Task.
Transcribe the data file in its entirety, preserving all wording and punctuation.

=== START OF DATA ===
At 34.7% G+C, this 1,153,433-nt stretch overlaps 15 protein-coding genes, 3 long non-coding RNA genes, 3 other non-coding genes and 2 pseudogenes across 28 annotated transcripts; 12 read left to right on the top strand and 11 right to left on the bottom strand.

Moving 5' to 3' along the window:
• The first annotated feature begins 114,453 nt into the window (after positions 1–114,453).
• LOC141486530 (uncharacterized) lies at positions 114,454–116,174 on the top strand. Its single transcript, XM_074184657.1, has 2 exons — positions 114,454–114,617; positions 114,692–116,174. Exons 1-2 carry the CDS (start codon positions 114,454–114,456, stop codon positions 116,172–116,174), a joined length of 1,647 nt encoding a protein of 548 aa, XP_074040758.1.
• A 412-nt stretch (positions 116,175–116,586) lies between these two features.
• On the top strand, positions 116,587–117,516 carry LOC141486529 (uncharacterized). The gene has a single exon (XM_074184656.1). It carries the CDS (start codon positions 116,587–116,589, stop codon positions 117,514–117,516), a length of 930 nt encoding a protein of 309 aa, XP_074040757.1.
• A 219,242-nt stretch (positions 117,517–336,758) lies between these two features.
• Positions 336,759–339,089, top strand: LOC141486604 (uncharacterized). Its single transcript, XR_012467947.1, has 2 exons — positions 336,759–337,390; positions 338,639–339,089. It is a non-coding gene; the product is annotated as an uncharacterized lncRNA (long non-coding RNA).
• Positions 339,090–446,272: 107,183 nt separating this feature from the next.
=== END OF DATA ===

At 34.7% G+C, this 1,153,433-nt stretch overlaps 15 protein-coding genes, 3 long non-coding RNA genes, 3 other non-coding genes and 2 pseudogenes across 28 annotated transcripts; 12 read left to right on the top strand and 11 right to left on the bottom strand.

Moving 5' to 3' along the window:
• The first annotated feature begins 114,453 nt into the window (after positions 1–114,453).
• LOC141486530 (uncharacterized) lies at positions 114,454–116,174 on the top strand. Its single transcript, XM_074184657.1, has 2 exons — positions 114,454–114,617; positions 114,692–116,174. Exons 1-2 carry the CDS (start codon positions 114,454–114,456, stop codon positions 116,172–116,174), a joined length of 1,647 nt encoding a protein of 548 aa, XP_074040758.1.
• A 412-nt stretch (positions 116,175–116,586) lies between these two features.
• On the top strand, positions 116,587–117,516 carry LOC141486529 (uncharacterized). The gene has a single exon (XM_074184656.1). It carries the CDS (start codon positions 116,587–116,589, stop codon positions 117,514–117,516), a length of 930 nt encoding a protein of 309 aa, XP_074040757.1.
• A 219,242-nt stretch (positions 117,517–336,758) lies between these two features.
• Positions 336,759–339,089, top strand: LOC141486604 (uncharacterized). Its single transcript, XR_012467947.1, has 2 exons — positions 336,759–337,390; positions 338,639–339,089. It is a non-coding gene; the product is annotated as an uncharacterized lncRNA (long non-coding RNA).
• Positions 339,090–446,272: 107,183 nt separating this feature from the next.